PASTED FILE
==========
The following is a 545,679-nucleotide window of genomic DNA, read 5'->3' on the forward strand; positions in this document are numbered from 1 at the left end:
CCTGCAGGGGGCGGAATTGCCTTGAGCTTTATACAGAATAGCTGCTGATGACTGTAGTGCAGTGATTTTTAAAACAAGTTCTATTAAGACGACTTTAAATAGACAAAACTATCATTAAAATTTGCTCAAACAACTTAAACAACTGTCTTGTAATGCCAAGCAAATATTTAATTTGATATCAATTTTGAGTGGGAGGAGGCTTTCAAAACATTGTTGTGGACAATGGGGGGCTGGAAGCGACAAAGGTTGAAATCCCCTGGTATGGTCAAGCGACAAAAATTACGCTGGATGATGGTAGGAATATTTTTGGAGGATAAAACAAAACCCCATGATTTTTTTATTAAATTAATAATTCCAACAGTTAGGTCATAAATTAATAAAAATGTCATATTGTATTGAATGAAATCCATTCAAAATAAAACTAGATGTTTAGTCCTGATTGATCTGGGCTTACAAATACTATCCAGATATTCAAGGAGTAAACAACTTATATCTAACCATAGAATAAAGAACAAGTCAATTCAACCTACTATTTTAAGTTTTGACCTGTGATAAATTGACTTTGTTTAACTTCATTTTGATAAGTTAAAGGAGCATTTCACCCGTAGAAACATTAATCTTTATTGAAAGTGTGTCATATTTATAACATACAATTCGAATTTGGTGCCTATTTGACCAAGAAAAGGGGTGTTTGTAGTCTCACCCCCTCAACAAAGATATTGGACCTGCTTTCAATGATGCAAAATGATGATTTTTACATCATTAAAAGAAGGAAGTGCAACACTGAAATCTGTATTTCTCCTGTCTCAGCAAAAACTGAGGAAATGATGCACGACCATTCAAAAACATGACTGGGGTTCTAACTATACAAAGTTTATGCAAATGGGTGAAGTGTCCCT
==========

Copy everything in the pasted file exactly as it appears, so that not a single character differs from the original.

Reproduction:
The following is a 545,679-nucleotide window of genomic DNA, read 5'->3' on the forward strand; positions in this document are numbered from 1 at the left end:
CCTGCAGGGGGCGGAATTGCCTTGAGCTTTATACAGAATAGCTGCTGATGACTGTAGTGCAGTGATTTTTAAAACAAGTTCTATTAAGACGACTTTAAATAGACAAAACTATCATTAAAATTTGCTCAAACAACTTAAACAACTGTCTTGTAATGCCAAGCAAATATTTAATTTGATATCAATTTTGAGTGGGAGGAGGCTTTCAAAACATTGTTGTGGACAATGGGGGGCTGGAAGCGACAAAGGTTGAAATCCCCTGGTATGGTCAAGCGACAAAAATTACGCTGGATGATGGTAGGAATATTTTTGGAGGATAAAACAAAACCCCATGATTTTTTTATTAAATTAATAATTCCAACAGTTAGGTCATAAATTAATAAAAATGTCATATTGTATTGAATGAAATCCATTCAAAATAAAACTAGATGTTTAGTCCTGATTGATCTGGGCTTACAAATACTATCCAGATATTCAAGGAGTAAACAACTTATATCTAACCATAGAATAAAGAACAAGTCAATTCAACCTACTATTTTAAGTTTTGACCTGTGATAAATTGACTTTGTTTAACTTCATTTTGATAAGTTAAAGGAGCATTTCACCCGTAGAAACATTAATCTTTATTGAAAGTGTGTCATATTTATAACATACAATTCGAATTTGGTGCCTATTTGACCAAGAAAAGGGGTGTTTGTAGTCTCACCCCCTCAACAAAGATATTGGACCTGCTTTCAATGATGCAAAATGATGATTTTTACATCATTAAAAGAAGGAAGTGCAACACTGAAATCTGTATTTCTCCTGTCTCAGCAAAAACTGAGGAAATGATGCACGACCATTCAAAAACATGACTGGGGTTCTAACTATACAAAGTTTATGCAAATGGGTGAAGTGTCCCT